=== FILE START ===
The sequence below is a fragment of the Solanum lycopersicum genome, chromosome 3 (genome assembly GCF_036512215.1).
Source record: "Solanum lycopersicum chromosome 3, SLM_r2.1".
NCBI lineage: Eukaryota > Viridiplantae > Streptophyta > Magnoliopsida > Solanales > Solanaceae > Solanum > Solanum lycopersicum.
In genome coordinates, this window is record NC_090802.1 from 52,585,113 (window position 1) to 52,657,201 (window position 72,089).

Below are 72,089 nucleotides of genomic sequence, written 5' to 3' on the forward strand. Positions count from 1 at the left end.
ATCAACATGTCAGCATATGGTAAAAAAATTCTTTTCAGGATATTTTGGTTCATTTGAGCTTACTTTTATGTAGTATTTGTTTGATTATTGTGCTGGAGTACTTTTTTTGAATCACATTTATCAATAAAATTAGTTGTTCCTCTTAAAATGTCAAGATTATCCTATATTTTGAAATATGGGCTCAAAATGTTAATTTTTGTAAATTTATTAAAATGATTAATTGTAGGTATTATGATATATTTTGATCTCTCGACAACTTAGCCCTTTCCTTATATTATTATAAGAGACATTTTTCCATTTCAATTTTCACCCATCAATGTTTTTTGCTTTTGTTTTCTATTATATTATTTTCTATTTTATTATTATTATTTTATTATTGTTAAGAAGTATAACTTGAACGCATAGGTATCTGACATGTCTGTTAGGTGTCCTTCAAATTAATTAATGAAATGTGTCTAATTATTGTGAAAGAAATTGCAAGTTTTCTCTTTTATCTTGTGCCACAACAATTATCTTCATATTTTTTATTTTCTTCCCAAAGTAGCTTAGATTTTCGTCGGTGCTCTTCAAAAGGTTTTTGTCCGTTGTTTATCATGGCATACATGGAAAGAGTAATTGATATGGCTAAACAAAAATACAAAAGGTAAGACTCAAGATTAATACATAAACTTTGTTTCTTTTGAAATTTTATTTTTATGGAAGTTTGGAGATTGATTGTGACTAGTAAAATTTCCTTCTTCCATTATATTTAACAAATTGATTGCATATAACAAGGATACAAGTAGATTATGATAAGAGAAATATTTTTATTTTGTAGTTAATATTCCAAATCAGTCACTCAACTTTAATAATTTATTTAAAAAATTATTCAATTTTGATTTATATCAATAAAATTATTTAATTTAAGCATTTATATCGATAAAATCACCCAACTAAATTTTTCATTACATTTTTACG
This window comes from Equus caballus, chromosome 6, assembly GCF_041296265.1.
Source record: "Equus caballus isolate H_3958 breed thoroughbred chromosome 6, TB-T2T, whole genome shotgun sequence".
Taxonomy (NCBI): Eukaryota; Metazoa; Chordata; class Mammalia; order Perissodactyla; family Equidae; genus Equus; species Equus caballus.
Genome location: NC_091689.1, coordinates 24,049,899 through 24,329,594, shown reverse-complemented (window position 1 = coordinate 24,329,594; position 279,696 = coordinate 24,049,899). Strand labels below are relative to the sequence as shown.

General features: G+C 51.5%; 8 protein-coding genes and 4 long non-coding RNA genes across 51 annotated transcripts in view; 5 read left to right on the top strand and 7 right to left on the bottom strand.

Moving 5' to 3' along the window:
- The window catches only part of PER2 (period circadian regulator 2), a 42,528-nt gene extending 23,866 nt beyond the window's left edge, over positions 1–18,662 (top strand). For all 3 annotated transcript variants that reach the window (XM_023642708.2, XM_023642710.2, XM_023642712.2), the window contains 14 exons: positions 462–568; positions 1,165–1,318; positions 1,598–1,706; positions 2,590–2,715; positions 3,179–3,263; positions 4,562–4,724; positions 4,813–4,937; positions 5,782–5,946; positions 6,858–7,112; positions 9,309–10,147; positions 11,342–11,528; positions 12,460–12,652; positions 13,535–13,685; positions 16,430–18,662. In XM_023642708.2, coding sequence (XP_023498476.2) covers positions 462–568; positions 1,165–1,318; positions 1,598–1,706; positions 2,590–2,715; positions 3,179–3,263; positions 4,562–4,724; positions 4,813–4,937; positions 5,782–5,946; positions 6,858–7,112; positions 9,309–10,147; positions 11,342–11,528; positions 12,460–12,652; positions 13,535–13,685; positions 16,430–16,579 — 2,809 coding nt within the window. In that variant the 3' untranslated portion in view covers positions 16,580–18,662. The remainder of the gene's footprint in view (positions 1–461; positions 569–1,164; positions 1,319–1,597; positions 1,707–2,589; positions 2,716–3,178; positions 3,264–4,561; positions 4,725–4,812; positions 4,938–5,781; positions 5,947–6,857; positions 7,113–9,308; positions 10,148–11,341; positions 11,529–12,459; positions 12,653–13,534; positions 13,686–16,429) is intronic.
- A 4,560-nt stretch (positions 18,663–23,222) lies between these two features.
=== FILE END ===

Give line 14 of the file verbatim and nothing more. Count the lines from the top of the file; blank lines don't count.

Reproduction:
- A 4,560-nt stretch (positions 18,663–23,222) lies between these two features.